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Typhon has seen better days

Typhon is an interesting choice to add to the game, as he is one of the more elusive godlike beings. Being the son of Gaia (the Earth), and Tartarus (the depths), Typhon is usually depicted as the “father of all monsters” and the greatest of these creatures himself. There is a reason some of the most deadly concepts are derived from his name, such as typhoons and typhoid. We meet Typhon in GoW II, as Kratos seeks his aid to defeat the fates. Depicted as being part of the mountain itself, Typhon seems more reminiscent of his father Tartatus than of the monstrous father of beasts. Moreover, this powerful being, that gives his name to such horrid things, doesn’t actually do much: resorting to blowing at our raging hero to keep him from his goal. Not really living up to his potential, I’d say.

Weirdly enough, Perses shows up! This is perplexing, as the Perses of Greek myth does not get much time in the limelight. Though his name can be interpreted as “destruction”, the only major role Perses seems to have in myth is as a part of the Titanical genealogy, being the father of Hecate, for example. In the game, he is given much more prominence, being wreathed in flame and magma! Hanging out in the background, the Titan casually observes as the spluttering Spartan decapitates the sun “god” Helios, later falling to the same hands himself. It’s a weird pick but I appreciate it nonetheless, well done Santa Monica!


And then there are the brothers, Epimetheus and Prometheus. Oh, what to do with them… Prometheus is considered the patron of the human race, being our creator and loving us enough to give us the fires of insight (his name means forethought after all) despite going against his beloved friend, Zeus. The punishment of Prometheus is depicted in many works of art; the chained man grimacing while being pecked at by vultures. In the game, this is more or less the same, though instead of being released to fight against the giant hordes (that's the race of the giants, not just some big things) by Herakles, he is unceremoniously dropped into a fire and dies. He is depicted as a normal human, which is fine if the developers wanted to keep him separate from the whole Titans vs gods debacle. There is one issue though: his brother, Epimetheus, is a Titan whom you fight!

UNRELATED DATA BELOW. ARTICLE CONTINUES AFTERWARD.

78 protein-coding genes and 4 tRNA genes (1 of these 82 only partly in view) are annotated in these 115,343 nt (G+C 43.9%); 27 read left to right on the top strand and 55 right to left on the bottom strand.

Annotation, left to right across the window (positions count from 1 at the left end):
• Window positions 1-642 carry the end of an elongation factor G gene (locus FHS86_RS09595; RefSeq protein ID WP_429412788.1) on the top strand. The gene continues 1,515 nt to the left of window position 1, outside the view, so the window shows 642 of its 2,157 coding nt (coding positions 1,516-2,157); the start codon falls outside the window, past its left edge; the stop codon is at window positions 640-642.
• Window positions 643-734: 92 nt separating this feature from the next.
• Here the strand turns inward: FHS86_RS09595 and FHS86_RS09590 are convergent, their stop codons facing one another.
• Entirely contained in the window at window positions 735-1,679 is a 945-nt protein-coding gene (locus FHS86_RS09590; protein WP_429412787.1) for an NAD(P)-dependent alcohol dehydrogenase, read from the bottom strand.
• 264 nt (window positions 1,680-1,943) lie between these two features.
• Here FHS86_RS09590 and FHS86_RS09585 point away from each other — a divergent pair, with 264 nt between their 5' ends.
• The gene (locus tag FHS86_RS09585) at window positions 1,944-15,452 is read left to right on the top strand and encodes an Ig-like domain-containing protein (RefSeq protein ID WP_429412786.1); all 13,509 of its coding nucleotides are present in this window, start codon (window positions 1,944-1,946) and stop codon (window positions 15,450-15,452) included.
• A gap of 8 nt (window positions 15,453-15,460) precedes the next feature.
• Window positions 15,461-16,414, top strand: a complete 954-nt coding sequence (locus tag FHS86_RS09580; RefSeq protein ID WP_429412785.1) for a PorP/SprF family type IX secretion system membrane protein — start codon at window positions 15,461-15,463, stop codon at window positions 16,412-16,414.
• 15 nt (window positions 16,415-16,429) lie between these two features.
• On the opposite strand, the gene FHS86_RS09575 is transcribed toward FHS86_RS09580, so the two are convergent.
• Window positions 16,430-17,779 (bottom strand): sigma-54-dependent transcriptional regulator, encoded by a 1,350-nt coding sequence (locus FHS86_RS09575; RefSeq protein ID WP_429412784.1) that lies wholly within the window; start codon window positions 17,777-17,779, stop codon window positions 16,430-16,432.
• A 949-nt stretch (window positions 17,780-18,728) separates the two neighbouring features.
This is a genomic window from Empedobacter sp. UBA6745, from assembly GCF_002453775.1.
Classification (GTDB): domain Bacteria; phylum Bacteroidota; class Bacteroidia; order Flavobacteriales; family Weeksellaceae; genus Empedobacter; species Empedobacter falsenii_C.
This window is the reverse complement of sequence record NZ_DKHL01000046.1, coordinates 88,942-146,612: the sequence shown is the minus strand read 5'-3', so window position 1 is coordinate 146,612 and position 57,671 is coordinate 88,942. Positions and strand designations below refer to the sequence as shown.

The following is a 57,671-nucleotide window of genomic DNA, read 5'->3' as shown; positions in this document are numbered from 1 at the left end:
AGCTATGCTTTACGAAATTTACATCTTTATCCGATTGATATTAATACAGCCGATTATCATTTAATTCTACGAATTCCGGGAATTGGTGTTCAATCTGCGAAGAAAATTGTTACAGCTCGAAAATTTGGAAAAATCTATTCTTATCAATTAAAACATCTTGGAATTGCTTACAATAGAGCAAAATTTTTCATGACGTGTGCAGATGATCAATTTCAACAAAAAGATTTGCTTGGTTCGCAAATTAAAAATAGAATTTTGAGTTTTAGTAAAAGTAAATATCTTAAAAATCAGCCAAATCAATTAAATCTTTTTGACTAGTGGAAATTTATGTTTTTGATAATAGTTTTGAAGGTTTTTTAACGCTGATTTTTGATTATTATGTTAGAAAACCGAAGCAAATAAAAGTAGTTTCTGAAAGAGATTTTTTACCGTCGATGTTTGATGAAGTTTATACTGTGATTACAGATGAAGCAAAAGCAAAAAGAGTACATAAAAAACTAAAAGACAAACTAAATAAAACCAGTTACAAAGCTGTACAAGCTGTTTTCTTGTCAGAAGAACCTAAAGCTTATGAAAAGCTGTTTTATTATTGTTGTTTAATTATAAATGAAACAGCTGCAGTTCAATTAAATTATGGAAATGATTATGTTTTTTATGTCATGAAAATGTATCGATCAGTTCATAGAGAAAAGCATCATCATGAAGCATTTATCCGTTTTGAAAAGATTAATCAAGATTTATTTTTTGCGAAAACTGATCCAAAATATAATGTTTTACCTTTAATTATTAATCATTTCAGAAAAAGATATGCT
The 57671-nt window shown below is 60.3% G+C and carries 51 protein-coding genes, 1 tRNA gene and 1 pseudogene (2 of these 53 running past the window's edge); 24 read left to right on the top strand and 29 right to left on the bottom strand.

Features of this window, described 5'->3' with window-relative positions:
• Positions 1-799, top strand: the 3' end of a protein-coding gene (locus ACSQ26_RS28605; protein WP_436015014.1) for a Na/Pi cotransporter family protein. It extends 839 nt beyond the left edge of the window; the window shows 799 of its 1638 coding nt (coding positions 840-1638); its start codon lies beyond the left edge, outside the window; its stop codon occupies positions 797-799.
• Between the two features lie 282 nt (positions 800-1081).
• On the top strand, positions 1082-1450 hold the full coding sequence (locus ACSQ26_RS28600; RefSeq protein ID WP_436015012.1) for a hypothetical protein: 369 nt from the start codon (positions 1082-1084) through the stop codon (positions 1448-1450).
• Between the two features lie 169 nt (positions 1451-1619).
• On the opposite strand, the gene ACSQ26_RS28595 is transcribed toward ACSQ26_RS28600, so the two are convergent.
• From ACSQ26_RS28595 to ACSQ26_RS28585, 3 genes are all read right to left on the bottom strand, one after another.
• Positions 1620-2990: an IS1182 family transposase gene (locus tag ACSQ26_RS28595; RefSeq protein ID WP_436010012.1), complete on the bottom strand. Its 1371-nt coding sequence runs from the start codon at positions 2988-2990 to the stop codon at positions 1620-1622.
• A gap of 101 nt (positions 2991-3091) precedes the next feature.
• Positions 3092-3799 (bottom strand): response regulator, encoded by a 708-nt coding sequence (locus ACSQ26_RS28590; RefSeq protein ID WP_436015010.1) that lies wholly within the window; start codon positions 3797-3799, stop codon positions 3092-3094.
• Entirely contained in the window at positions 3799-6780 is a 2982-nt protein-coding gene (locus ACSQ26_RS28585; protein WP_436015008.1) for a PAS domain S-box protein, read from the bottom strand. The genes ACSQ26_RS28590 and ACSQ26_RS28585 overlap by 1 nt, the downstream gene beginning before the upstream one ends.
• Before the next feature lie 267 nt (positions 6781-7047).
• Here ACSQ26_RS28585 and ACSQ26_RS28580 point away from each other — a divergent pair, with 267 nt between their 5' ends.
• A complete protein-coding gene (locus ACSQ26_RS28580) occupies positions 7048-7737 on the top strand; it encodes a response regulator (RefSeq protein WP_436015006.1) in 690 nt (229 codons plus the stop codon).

15818882 god of war ii playstation 2 an impressive cgi cutscene

Size comparison between a Titan and "human". A bit different, yes?

Epimetheus, meaning afterthought, is often depicted as the kind-hearted but bumbling brother of Prometheus. Where his brother saw ahead and acted in wisdom, Epimetheus lived in the here and now. His depiction in-game is very puzzling, as he is most certainly one of the Titans — their look is pretty distinct — but he also has a spiky stone motif going on, which is perplexing. Prometheus’ connection with fire is pretty obvious, so I would have understood a connection of sorts... I have no idea how this came to be, but it’s an odd one. The reason for separating these two brothers, not only by origin but also by race, is a mystery. I wonder if the myriad of Titans we see in GoW III was not preplanned, and they just threw in any Titan names they could think of?

As a summary of sorts, I do like the Titans. But they also have a note of disrespect about them. Depicted as almost brutish in both actions and intelligence, these beings seem very ineffective. Where Zeus lobs thunder from above, Hades summons souls, and Poseidon conjures hippocampi, the Titans… hit things? They do not seem to have much in terms of power, even though the Titanomachy was a long-fought battle that required all of the gods, and a few defectors, to pull off.

And there you have it! The beings before the Olympians were a more wild and primeval bunch, but in them can be found much of ourselves; the continuous flow of time and the watching thereof, the never-ending labor of responsibility on our backs, and gigantic burning fists of fury. Join me next time, as we dive from the land of the immortals to the stories of the mortal heroes of legend.

From The Top
Martin Heath

Martin Heath

Staff Writer

Professional Bungler